U.S. further blocks Iran's access to oil cash
The United States took steps Wednesday to tighten economic sanctions on Iran, seeking to set up additional hurdles to that nation's collection of needed oil revenues.
The actions will cut even further the money that Iran can bring in from countries it still sells crude oil to.
Some of these countries have been participating in the sanctions under the "significant reductions" clause of U.S. sanctions laws, meaning that they had made significant reductions in the amount of oil they were buying from Iran.
Countries including China, Japan, South Korea and India have reduced purchases enough to satisfy the U.S. laws and not be subject to bank sanctions themselves.
"Tightening the screws" is the way one senior administration official described the new rules. If the value of the oil Iran sells to a country exceeds the value of goods that country sells to Iran, the excess revenue will be put in a special bank account. Before Iran can access that money, it will have to find more products it can purchase from the country.
Most of the world's oil trade is done in dollars, and the new sanctions essentially turn the trade with these countries into a barter arrangement, keeping dollar-denominated accounts out of Iran's control.
Limiting Iran's ability to repatriate oil revenue, along with other sanctions, will "continue to intensify until Iran agrees to cooperate with Western demands over its ongoing uranium enrichment and presumed nuclear weapons program," said a second senior administration official, speaking during a conference call with reporters.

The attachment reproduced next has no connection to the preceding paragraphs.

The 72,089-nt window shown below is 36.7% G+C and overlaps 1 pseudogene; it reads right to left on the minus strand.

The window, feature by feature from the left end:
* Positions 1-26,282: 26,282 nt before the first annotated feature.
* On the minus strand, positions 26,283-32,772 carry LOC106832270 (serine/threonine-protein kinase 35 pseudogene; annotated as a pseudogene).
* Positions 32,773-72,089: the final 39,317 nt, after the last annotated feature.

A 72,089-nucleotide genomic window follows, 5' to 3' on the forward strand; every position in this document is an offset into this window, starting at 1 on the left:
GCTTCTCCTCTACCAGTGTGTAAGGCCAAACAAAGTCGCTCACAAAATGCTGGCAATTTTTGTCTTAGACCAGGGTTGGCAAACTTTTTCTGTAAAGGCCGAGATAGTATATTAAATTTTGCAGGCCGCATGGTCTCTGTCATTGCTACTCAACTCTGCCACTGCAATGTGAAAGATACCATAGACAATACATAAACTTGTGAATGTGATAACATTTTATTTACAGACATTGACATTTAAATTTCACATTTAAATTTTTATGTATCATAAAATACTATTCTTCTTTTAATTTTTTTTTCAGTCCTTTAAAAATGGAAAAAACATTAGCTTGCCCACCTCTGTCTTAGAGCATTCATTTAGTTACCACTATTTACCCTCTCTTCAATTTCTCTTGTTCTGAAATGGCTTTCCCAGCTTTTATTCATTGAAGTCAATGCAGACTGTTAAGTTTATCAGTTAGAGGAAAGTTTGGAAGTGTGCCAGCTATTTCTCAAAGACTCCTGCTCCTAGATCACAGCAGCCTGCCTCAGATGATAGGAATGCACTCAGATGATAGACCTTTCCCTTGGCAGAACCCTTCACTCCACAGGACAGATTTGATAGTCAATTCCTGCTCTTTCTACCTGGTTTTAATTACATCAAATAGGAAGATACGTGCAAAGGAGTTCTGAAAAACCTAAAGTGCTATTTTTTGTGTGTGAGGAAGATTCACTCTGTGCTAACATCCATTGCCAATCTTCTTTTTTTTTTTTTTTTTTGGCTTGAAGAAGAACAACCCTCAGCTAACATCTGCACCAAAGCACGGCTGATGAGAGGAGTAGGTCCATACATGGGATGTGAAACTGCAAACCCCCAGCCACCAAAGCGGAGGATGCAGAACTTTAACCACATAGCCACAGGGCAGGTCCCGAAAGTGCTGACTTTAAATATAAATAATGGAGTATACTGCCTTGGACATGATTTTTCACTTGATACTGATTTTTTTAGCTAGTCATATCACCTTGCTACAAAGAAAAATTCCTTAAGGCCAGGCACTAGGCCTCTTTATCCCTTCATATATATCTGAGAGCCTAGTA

This official added that the United States had consulted the countries covered under this new rule and had received no objection.
The Treasury Department announced the actions 180 days after President Barack Obama signed the Iran Threat Reduction and Syria Human Rights Act of 2012, which expanded the United States' sanctions power against Tehran.
The sanctions are aimed at bringing Iran to the negotiating table over its disputed nuclear program. Iran has said its nuclear intentions are peaceful.
The United States also is cracking down on Tehran's restrictions on its own citizens by placing Islamic Republic of Iran Broadcasting on the sanctions list.
A Treasury Department statement noted complaints by human rights groups that state-media transmissions are being used to trample dissent.
They point to "distorted or false IRIB news reports and the broadcasting of forced confessions of political detainees, such as one involving Newsweek journalist Maziar Bahari, who was forced to give a false confession in front of state media outlets while jailed in 2009."
Also named in the statement is the Iranian Cyber Police unit. U.S. officials say the Cyber Police have been filtering websites, monitoring Internet behavior, and hacking e-mail accounts related to political action on the Internet, most of which has been acknowledged by the Iranian government itself in threatening announcements to the Iranian public.
The Treasury Department notes that in December 2011, the Iranian Cyber Police arrested blogger Sattar Beheshti, reportedly for anti-government comments he posted online. Beheshti, who was kept in detention without a warrant, died in custody in early November, allegedly during interrogation.
U.S. State Department spokeswoman Victoria Nuland on Wednesday said the sanctions are "about providing the opportunity for a different course if Iran decides to take it."
"Our hope is that after applying the toughest sanctions we've had in international history and continuing to be unified as an international community, that this round will offer a real opportunity for Iran to discuss substance," Nuland told reporters.
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